One of the most common knee injuries is a meniscal tear. Your meniscus works as a shock absorber and protective cushion to the cartilage surrounding the knee joint. Athletes are particularly susceptible to meniscus injuries. Whether sports-related or the result of degeneration, meniscus tears can produce uncomfortable and painful symptoms. When seeking meniscal tear treatment in Lower Manhattan, local residents choose Rothman Orthopaedic Institute. We’re committed to getting you back in motion!
When to Seek Meniscal Tear Treatment in Lower Manhattan
Typically, a meniscus tear occurs from either a force of impact or a twist of the knee. High-impact sports such as football and soccer typically produce this type of injury. A meniscal tear can also occur as a result of degeneration. Over time, your cartilage thins and weakens, increasing the probability of a tear occurring.
When patients tear their meniscus, they may experience the following symptoms:
An audible “pop” when the injury first occurs
Moderate to severe pain and swelling
Stiffness in the knee and a sensation that the knee is locked or “giving way”
A limited range of motion
Symptoms may vary depending on the extent of the tear and the patient’s activity level. Certain physical activities may worsen the pain.
If you are experiencing any combination of the above symptoms, Rothman Orthopaedic Institute’s Sports Medicine specialists are available to provide meniscal tear treatment in Lower Manhattan.
Diagnosis and Non-Surgical Treatment
Our physicians and surgeons specialize in evidence-based medicine. This means we incorporate the latest medical research findings into our practice. In turn, we provide patients with highly effective, specialized orthopaedic care.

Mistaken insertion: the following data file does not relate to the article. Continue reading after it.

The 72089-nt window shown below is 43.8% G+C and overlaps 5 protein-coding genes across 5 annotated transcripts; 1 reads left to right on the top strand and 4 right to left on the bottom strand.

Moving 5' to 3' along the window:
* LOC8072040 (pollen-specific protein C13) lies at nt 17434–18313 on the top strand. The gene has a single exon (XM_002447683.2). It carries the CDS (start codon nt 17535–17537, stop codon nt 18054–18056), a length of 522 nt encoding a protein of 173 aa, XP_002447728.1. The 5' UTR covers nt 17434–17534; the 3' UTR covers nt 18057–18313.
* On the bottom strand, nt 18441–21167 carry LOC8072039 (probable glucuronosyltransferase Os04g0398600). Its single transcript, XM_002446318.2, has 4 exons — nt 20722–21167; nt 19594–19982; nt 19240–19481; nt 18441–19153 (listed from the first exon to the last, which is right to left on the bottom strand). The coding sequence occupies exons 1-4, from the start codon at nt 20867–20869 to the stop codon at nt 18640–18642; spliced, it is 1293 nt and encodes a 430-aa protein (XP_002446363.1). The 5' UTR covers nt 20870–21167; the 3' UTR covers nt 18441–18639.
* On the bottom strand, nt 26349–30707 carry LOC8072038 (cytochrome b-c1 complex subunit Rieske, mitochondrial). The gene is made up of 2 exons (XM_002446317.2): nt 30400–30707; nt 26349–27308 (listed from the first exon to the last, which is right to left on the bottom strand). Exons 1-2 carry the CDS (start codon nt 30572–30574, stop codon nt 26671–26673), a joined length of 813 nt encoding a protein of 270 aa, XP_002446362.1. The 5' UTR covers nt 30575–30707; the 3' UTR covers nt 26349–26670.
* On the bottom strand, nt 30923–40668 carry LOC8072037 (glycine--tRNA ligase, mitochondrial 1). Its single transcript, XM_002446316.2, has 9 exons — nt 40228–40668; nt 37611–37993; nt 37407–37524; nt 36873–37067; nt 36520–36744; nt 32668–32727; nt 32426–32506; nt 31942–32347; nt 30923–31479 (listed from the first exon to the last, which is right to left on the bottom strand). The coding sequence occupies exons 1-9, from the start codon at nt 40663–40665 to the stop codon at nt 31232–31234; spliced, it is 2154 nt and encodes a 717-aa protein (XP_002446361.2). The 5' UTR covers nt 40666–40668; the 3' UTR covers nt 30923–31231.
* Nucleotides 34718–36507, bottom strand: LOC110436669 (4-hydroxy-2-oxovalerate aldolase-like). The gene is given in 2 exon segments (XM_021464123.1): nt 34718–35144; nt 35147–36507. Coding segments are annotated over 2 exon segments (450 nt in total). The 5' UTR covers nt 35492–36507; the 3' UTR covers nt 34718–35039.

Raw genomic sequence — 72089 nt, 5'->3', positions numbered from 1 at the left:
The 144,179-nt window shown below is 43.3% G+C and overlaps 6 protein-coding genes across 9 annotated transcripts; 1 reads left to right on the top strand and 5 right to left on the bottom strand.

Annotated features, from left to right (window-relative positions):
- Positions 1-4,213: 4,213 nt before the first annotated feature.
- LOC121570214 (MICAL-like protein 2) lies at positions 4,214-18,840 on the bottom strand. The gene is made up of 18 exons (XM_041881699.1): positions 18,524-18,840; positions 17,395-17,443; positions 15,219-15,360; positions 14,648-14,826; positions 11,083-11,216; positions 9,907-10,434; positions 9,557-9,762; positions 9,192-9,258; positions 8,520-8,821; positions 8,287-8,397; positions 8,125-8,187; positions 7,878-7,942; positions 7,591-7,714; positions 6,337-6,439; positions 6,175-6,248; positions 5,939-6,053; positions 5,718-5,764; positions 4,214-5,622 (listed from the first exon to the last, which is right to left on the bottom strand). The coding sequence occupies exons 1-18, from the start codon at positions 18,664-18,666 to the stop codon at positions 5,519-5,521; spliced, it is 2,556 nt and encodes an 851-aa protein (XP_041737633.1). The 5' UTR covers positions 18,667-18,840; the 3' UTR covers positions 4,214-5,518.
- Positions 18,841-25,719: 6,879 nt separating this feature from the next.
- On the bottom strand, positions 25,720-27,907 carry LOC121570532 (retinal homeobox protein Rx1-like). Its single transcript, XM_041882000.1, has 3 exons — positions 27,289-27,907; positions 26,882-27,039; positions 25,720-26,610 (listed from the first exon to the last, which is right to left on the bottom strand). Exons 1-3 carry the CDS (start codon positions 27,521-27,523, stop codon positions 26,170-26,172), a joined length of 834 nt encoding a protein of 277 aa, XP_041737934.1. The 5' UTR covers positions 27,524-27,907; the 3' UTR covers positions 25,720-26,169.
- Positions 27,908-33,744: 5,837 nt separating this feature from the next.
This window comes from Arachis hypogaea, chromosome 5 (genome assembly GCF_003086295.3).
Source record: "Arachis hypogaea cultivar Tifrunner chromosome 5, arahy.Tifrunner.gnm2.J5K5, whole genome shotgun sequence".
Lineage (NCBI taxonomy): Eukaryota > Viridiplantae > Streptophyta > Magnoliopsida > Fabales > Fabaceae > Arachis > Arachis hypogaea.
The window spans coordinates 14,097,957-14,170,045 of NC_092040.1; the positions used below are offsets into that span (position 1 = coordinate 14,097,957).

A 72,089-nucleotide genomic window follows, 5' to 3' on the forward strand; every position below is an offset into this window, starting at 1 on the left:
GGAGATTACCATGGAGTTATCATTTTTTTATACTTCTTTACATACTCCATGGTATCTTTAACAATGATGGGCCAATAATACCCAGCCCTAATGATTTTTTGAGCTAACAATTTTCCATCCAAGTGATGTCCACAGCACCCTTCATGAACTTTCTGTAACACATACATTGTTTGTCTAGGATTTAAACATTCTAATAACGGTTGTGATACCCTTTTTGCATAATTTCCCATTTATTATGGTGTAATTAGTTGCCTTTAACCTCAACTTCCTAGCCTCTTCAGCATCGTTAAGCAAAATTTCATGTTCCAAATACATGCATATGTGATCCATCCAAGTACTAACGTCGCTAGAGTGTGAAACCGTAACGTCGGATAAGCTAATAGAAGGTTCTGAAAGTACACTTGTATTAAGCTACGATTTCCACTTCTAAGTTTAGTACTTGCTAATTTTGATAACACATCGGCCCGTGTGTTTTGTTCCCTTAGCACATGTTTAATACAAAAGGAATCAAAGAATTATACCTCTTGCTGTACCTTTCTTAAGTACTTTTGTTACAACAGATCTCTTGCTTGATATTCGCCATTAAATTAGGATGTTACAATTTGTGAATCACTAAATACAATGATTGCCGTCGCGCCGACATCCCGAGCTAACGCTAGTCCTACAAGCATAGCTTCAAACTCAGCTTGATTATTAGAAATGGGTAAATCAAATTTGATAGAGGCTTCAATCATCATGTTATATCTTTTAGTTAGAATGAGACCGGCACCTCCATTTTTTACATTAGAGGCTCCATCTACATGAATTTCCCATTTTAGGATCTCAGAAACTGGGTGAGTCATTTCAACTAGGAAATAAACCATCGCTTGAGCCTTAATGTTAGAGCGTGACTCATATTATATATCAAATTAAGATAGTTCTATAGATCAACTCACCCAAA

To properly treat a meniscal tear, your doctor will conduct a physical examination during your visit. She or he will also review your symptoms and medical history with you. In some situations, an MRI may be ordered to confirm a diagnosis.
Mild meniscal tears are often addressed through conservative methods such as rest, ice, compression, and elevation (otherwise known as the RICE method). Your physician might also suggest Platelet Rich Plasma (PRP) Injections, which has the potential to reduce inflammation and promote healing in mild meniscus injuries.
If symptoms persist and the torn meniscus does not respond to conservative treatment methods, surgery may be recommended. Surgical procedures for this injury include:
Knee Arthroscopy Surgery
Knee arthroscopy is one of the most common methods of meniscal tear treatment. When your surgeon performs knee arthroscopy, a tiny camera is placed inside a small incision. The camera allows a more precise view of the knee. Once the repair is complete, the small incision is closed.
A partial meniscectomy removes the damaged meniscus tissue.
Rather than eliminate the damaged area, your surgeon will suture (stitch) the torn pieces of the meniscus back together.
The type of meniscal surgery recommended by your Rothman surgeon is determined by several factors:
Longevity of the tear
Size and location of the tear
Patient activity level
Repairing the meniscus is always preferable to removal. Our doctors’ goals are always to ensure as rapid and safe of a recovery as possible.
To promote healing, your doctor will prescribe personalized rehabilitation exercises. Physical therapy exercises can maximize recovery and improve range of motion in the knee. Arthroscopy patients should expect up to six weeks of recovery following the procedure. Rehabilitation for a full meniscus repair typically takes three months. A meniscectomy usually requires three to four weeks of healing.
Rothman Orthopaedic Institute can provide you with exceptional meniscal tear treatment in Lower Manhattan. For more information on meniscus injury treatment and our services, please visit us here or contact us at 1-800-321-9999.
- This is a center where patients can go to have their disabled joint biological resurfaced, realigned, and stabilized without having the joint replaced by artificial materials such as metal and plastic. It is well known that the outcomes of patients under the age of 50 undergoing artificial joint replacement are not as good as we would like. Therefore we feel the future of Orthopaedics is to try to restore a joint back to its original anatomy by realignment, ligament reconstruction, and cartilage restoration.Read More